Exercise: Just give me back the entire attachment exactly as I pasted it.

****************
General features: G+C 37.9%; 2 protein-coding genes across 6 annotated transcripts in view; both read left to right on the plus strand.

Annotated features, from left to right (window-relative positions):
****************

General features: G+C 37.9%; 2 protein-coding genes across 6 annotated transcripts in view; both read left to right on the plus strand.

Annotated features, from left to right (window-relative positions):